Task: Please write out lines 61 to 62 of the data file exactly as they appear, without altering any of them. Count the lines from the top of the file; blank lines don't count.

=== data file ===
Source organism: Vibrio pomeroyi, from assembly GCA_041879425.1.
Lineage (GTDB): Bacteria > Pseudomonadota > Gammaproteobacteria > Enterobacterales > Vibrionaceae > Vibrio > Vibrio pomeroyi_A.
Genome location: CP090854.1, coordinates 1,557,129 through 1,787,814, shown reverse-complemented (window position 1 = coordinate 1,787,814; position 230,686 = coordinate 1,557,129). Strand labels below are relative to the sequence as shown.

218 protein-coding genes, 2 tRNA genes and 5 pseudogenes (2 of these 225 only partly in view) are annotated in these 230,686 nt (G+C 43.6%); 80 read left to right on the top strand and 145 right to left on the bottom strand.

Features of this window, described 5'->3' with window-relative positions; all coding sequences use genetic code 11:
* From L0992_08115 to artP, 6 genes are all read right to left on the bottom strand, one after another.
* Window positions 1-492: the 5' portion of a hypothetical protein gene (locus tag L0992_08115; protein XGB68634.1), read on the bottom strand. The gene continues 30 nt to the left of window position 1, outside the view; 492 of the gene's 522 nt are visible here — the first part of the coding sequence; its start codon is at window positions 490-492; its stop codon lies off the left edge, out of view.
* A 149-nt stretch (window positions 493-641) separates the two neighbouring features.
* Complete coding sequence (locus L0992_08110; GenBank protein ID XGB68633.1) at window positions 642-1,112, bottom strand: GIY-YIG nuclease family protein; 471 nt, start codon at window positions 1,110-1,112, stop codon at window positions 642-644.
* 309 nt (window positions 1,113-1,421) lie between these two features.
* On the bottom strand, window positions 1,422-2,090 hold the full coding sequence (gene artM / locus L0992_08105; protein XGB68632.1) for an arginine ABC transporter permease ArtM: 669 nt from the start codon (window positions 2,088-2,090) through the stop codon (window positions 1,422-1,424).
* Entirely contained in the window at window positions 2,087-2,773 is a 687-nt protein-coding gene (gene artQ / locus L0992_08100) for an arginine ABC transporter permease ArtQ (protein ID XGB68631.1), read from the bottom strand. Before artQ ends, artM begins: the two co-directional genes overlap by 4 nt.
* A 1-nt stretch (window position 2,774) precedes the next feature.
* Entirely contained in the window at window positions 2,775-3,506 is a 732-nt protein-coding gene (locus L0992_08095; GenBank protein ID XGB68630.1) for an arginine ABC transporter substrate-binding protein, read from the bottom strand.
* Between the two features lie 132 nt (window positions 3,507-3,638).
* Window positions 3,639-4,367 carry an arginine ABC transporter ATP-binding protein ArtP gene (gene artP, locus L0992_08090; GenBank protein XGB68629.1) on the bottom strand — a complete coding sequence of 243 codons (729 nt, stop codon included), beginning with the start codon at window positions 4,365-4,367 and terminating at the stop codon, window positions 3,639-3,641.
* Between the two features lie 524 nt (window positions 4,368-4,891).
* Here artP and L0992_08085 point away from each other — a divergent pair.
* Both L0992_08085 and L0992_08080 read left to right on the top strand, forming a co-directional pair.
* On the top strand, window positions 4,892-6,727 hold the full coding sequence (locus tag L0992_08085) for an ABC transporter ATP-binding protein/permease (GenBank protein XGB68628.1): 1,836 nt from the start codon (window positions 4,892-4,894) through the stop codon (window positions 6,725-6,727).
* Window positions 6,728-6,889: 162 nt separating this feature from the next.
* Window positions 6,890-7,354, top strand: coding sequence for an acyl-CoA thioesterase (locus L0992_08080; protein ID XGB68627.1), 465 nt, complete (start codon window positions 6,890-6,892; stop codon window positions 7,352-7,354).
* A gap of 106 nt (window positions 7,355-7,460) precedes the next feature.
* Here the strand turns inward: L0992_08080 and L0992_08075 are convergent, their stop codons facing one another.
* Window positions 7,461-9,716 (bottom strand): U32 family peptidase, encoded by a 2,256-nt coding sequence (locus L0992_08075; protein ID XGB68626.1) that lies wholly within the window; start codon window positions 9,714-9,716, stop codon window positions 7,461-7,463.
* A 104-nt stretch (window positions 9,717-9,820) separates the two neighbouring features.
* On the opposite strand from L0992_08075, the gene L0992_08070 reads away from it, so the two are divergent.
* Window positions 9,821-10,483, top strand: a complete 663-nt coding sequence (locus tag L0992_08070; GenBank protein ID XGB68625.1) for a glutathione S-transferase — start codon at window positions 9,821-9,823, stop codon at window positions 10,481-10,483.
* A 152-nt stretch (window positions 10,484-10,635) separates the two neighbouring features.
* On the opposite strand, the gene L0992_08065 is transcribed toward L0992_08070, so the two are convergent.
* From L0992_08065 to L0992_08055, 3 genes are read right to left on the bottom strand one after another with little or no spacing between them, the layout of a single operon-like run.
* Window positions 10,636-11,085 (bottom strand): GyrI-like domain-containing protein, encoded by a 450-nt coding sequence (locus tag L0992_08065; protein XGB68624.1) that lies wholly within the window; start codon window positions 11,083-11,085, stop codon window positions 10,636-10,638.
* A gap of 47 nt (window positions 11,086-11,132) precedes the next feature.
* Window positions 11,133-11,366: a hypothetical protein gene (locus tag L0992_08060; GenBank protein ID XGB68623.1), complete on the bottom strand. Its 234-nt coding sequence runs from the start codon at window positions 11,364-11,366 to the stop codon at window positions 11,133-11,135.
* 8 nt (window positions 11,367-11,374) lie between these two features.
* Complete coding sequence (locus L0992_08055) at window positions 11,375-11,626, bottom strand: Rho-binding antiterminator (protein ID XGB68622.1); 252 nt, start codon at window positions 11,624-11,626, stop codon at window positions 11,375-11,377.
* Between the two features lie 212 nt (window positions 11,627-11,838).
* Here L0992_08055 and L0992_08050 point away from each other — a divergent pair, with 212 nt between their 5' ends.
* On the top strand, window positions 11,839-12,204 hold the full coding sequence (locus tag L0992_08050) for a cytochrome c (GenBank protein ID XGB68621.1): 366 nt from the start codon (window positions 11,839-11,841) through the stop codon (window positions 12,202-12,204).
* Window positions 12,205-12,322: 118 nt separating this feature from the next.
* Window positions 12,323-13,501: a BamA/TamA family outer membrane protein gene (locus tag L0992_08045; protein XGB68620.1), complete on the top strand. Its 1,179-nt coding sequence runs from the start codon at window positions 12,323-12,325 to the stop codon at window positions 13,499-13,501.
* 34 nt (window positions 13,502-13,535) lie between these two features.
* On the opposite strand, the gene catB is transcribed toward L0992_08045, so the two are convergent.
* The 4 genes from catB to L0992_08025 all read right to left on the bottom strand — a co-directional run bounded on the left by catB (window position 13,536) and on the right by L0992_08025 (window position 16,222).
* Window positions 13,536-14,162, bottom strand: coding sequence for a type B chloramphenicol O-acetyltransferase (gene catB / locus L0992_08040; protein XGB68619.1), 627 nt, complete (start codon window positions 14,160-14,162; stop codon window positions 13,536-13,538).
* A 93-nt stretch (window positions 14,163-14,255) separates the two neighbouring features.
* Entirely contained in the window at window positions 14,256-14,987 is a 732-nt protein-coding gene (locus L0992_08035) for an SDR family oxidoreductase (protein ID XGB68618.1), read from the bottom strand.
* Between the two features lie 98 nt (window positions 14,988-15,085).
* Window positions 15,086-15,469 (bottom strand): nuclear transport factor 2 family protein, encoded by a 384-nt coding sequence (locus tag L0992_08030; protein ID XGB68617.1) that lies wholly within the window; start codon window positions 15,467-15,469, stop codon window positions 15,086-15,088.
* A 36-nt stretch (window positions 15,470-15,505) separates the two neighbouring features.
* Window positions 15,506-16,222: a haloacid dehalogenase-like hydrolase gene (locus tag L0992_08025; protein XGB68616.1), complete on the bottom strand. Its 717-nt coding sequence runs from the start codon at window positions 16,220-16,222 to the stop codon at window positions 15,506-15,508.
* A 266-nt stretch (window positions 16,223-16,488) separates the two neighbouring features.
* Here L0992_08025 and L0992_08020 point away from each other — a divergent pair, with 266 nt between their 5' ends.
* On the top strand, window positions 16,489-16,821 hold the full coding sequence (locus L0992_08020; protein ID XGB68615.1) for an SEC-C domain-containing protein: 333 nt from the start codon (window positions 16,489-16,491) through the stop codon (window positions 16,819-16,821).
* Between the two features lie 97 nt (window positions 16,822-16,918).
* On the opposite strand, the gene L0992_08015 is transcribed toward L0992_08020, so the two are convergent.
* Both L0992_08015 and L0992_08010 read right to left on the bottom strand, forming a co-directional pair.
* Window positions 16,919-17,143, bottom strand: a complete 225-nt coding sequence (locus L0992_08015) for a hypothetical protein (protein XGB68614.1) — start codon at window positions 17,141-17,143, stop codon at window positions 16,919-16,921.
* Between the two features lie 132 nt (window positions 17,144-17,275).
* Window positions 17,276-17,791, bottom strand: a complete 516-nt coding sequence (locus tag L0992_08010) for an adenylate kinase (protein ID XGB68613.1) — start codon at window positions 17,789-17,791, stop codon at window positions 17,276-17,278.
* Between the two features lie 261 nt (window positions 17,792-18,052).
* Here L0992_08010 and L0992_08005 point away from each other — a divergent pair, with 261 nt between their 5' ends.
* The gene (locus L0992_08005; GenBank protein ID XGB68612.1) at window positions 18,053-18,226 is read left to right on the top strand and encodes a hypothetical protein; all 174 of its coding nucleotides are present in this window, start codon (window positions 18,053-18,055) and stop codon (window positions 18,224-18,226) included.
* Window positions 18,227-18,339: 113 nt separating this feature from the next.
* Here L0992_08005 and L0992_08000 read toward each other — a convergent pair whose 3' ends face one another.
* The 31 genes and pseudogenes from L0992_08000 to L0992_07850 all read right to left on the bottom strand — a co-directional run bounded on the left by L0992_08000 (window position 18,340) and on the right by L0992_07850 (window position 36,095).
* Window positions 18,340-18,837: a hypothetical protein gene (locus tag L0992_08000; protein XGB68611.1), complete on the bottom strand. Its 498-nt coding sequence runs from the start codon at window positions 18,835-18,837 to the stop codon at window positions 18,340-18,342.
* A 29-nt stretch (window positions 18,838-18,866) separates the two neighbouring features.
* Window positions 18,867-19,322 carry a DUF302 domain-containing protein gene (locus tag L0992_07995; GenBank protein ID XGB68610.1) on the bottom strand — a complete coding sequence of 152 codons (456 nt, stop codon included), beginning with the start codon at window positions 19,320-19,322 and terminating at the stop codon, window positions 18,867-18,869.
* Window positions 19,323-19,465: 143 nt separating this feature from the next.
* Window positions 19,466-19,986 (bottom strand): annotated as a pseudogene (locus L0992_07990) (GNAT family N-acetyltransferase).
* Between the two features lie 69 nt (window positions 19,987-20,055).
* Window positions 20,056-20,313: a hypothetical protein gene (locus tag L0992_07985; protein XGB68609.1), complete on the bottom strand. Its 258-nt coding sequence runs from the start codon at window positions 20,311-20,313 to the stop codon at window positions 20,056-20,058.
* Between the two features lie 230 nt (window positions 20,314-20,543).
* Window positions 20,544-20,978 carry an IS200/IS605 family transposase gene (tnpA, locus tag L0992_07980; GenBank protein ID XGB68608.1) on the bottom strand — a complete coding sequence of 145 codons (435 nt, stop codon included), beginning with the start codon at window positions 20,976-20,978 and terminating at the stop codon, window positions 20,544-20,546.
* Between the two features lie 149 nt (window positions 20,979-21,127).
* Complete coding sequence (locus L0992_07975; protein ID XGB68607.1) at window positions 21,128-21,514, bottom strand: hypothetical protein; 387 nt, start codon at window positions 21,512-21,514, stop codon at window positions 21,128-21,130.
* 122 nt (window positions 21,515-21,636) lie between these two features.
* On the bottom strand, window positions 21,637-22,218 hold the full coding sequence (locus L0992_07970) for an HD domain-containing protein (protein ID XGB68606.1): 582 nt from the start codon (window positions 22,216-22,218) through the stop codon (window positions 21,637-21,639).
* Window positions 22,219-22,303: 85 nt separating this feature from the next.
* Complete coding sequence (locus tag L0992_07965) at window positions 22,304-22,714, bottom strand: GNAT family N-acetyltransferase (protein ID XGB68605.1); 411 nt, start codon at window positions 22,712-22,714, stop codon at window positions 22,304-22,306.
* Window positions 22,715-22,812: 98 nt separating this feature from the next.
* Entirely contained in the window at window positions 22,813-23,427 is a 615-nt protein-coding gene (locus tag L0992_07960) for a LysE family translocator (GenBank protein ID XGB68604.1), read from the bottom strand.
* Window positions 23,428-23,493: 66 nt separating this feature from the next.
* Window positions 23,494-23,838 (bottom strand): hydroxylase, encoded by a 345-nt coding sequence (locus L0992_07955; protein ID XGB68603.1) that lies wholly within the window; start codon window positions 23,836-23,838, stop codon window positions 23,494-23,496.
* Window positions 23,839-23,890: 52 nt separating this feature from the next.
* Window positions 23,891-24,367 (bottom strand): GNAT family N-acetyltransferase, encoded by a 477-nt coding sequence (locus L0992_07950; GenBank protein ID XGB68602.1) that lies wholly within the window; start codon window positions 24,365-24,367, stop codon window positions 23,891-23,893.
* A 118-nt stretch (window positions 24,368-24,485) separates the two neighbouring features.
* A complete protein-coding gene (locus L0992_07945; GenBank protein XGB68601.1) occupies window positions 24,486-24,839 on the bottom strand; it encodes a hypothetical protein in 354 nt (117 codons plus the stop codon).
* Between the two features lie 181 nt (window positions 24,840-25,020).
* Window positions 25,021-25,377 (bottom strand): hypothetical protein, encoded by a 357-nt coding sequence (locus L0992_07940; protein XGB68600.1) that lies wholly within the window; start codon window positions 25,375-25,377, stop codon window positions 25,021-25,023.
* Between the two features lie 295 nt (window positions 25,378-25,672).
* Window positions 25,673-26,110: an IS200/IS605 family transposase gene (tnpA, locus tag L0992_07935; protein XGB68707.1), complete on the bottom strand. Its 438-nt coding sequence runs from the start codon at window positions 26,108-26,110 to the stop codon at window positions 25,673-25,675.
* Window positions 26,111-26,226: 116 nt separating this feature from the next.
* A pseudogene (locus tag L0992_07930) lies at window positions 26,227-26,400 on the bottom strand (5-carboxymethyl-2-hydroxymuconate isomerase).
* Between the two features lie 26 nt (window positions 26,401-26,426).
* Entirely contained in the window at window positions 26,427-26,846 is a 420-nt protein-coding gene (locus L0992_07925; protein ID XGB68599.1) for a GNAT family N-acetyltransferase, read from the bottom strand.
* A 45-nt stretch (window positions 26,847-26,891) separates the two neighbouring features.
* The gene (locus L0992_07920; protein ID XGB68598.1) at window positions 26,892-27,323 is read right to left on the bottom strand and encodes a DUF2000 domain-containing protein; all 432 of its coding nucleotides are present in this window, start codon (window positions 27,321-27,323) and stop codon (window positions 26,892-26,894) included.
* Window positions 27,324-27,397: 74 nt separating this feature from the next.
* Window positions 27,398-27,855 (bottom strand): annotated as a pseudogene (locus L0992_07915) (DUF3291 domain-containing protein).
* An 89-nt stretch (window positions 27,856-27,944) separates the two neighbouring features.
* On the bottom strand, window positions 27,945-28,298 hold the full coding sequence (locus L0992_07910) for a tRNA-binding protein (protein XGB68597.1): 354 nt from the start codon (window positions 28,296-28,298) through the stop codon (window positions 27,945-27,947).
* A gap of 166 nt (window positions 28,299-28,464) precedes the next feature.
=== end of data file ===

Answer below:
* Between the two features lie 261 nt (window positions 17,792-18,052).
* Here L0992_08010 and L0992_08005 point away from each other — a divergent pair, with 261 nt between their 5' ends.